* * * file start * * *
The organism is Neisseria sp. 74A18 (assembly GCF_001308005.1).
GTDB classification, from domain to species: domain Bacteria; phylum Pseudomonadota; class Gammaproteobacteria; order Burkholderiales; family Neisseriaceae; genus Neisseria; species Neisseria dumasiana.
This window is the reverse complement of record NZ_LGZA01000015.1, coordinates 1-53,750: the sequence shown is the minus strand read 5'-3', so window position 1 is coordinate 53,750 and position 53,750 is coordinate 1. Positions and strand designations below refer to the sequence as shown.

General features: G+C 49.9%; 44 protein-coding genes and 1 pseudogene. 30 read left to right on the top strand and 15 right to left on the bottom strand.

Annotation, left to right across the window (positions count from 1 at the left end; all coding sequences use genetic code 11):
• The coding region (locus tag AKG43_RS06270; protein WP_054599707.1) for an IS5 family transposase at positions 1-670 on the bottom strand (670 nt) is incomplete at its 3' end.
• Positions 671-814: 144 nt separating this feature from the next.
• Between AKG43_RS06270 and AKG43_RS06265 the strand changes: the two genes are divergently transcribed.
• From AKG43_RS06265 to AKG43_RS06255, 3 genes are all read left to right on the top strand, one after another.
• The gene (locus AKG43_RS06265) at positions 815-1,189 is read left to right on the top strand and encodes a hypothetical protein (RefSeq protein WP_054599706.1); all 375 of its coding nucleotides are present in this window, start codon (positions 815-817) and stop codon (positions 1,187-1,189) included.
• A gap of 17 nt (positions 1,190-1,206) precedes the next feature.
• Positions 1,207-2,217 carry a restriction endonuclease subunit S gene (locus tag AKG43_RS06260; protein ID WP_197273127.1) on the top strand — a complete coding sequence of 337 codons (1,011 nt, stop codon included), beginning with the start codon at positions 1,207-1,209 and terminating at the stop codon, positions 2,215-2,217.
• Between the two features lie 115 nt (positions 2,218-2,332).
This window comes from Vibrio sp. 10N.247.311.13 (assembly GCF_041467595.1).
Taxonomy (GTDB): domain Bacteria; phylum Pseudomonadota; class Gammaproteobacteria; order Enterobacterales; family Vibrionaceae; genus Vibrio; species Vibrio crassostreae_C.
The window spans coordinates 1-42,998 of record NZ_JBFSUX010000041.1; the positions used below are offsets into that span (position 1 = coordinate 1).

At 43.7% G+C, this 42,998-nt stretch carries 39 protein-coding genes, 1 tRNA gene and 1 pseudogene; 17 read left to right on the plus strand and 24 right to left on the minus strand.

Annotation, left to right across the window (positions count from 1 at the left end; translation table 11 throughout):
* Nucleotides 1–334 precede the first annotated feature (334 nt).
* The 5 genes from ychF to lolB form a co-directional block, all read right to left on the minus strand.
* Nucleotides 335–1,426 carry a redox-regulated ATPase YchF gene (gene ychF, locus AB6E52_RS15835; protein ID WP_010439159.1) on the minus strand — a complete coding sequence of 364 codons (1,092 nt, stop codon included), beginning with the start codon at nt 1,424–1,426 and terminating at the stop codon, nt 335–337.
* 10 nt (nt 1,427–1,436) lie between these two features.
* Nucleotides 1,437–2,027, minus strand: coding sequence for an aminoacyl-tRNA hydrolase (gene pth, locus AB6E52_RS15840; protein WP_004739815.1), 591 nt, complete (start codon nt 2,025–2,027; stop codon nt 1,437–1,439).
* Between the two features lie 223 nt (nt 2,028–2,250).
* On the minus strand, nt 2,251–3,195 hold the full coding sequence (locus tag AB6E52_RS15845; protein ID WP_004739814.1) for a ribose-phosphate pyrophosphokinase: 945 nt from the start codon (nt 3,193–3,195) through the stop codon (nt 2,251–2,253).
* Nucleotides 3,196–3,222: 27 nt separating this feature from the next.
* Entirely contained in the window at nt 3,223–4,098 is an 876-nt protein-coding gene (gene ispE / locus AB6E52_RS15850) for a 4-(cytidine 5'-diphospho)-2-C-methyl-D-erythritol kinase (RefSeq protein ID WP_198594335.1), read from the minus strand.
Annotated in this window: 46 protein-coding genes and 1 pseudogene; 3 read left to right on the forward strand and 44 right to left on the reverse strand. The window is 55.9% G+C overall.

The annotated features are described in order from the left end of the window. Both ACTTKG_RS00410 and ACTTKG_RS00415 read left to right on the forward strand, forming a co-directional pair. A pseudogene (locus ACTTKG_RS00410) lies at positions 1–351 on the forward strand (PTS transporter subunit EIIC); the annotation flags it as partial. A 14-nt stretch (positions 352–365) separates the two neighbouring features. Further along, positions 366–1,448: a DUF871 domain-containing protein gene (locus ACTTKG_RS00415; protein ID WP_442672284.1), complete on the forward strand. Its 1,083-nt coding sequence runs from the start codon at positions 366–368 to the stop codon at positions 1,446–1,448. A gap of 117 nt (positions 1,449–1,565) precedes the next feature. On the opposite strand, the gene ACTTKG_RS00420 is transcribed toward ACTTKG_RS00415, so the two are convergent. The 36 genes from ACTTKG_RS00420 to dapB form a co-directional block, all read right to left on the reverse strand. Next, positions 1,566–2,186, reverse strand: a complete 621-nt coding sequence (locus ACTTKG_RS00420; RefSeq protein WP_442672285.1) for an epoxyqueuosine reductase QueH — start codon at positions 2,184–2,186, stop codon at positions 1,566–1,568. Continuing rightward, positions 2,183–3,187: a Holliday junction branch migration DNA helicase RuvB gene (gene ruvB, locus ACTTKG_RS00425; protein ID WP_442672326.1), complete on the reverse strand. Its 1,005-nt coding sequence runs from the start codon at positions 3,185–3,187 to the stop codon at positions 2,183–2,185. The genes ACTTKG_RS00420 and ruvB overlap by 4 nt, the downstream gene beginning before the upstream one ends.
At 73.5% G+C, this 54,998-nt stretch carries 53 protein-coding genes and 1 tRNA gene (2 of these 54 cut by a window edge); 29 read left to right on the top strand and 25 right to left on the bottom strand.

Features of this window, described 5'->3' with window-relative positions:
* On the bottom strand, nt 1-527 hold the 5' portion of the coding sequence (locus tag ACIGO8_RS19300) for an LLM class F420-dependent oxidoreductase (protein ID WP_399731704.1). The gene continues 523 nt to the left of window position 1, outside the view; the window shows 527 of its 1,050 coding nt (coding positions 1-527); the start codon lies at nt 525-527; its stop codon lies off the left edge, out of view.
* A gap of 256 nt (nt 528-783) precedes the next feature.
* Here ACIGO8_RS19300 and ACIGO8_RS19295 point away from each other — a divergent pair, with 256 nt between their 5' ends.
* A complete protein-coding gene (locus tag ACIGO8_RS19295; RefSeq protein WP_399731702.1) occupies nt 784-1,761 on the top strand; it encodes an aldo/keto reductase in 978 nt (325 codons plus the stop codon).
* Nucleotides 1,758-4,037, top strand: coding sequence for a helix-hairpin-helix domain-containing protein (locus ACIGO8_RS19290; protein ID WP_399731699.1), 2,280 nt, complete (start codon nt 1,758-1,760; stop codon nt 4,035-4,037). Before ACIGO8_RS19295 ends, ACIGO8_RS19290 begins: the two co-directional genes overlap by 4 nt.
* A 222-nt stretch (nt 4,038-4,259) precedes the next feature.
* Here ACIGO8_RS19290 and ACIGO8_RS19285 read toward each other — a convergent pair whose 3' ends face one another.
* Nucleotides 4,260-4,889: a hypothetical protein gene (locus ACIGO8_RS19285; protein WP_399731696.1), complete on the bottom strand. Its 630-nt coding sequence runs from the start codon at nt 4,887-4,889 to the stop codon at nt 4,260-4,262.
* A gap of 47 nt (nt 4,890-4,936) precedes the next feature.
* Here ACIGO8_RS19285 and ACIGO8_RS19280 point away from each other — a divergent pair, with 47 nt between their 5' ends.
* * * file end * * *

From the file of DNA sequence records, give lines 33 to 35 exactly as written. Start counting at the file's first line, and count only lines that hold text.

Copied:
* A gap of 256 nt (nt 528-783) precedes the next feature.
* Here ACIGO8_RS19300 and ACIGO8_RS19295 point away from each other — a divergent pair, with 256 nt between their 5' ends.
* A complete protein-coding gene (locus tag ACIGO8_RS19295; RefSeq protein WP_399731702.1) occupies nt 784-1,761 on the top strand; it encodes an aldo/keto reductase in 978 nt (325 codons plus the stop codon).